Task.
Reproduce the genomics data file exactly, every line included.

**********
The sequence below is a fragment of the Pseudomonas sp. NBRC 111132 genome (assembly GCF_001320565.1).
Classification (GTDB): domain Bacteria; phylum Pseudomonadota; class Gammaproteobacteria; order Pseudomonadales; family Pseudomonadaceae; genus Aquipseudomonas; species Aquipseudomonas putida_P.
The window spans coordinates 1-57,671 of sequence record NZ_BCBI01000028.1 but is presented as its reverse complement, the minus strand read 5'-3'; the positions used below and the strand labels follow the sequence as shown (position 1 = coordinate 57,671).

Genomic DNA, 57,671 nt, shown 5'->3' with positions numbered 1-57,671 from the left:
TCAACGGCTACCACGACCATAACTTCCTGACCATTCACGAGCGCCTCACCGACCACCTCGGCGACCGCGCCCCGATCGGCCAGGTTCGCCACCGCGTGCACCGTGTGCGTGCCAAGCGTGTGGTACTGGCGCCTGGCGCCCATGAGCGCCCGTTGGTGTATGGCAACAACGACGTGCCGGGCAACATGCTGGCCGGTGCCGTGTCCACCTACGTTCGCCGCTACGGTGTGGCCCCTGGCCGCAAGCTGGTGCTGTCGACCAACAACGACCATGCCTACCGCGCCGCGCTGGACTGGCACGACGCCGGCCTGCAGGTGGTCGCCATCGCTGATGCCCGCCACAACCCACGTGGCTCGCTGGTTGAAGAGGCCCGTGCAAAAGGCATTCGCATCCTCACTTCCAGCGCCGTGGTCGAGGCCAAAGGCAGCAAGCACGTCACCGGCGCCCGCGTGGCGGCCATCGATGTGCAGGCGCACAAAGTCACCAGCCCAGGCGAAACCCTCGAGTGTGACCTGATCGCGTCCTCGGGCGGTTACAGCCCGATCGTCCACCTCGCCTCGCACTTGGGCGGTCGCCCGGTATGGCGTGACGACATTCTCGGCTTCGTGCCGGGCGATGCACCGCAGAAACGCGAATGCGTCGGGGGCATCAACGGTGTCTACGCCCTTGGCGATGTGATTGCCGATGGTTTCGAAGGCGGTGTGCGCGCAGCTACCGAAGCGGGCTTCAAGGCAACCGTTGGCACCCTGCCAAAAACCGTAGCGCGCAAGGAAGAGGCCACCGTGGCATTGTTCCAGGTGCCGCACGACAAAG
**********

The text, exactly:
The sequence below is a fragment of the Pseudomonas sp. NBRC 111132 genome (assembly GCF_001320565.1).
Classification (GTDB): domain Bacteria; phylum Pseudomonadota; class Gammaproteobacteria; order Pseudomonadales; family Pseudomonadaceae; genus Aquipseudomonas; species Aquipseudomonas putida_P.
The window spans coordinates 1-57,671 of sequence record NZ_BCBI01000028.1 but is presented as its reverse complement, the minus strand read 5'-3'; the positions used below and the strand labels follow the sequence as shown (position 1 = coordinate 57,671).

Genomic DNA, 57,671 nt, shown 5'->3' with positions numbered 1-57,671 from the left:
TCAACGGCTACCACGACCATAACTTCCTGACCATTCACGAGCGCCTCACCGACCACCTCGGCGACCGCGCCCCGATCGGCCAGGTTCGCCACCGCGTGCACCGTGTGCGTGCCAAGCGTGTGGTACTGGCGCCTGGCGCCCATGAGCGCCCGTTGGTGTATGGCAACAACGACGTGCCGGGCAACATGCTGGCCGGTGCCGTGTCCACCTACGTTCGCCGCTACGGTGTGGCCCCTGGCCGCAAGCTGGTGCTGTCGACCAACAACGACCATGCCTACCGCGCCGCGCTGGACTGGCACGACGCCGGCCTGCAGGTGGTCGCCATCGCTGATGCCCGCCACAACCCACGTGGCTCGCTGGTTGAAGAGGCCCGTGCAAAAGGCATTCGCATCCTCACTTCCAGCGCCGTGGTCGAGGCCAAAGGCAGCAAGCACGTCACCGGCGCCCGCGTGGCGGCCATCGATGTGCAGGCGCACAAAGTCACCAGCCCAGGCGAAACCCTCGAGTGTGACCTGATCGCGTCCTCGGGCGGTTACAGCCCGATCGTCCACCTCGCCTCGCACTTGGGCGGTCGCCCGGTATGGCGTGACGACATTCTCGGCTTCGTGCCGGGCGATGCACCGCAGAAACGCGAATGCGTCGGGGGCATCAACGGTGTCTACGCCCTTGGCGATGTGATTGCCGATGGTTTCGAAGGCGGTGTGCGCGCAGCTACCGAAGCGGGCTTCAAGGCAACCGTTGGCACCCTGCCAAAAACCGTAGCGCGCAAGGAAGAGGCCACCGTGGCATTGTTCCAGGTGCCGCACGACAAAG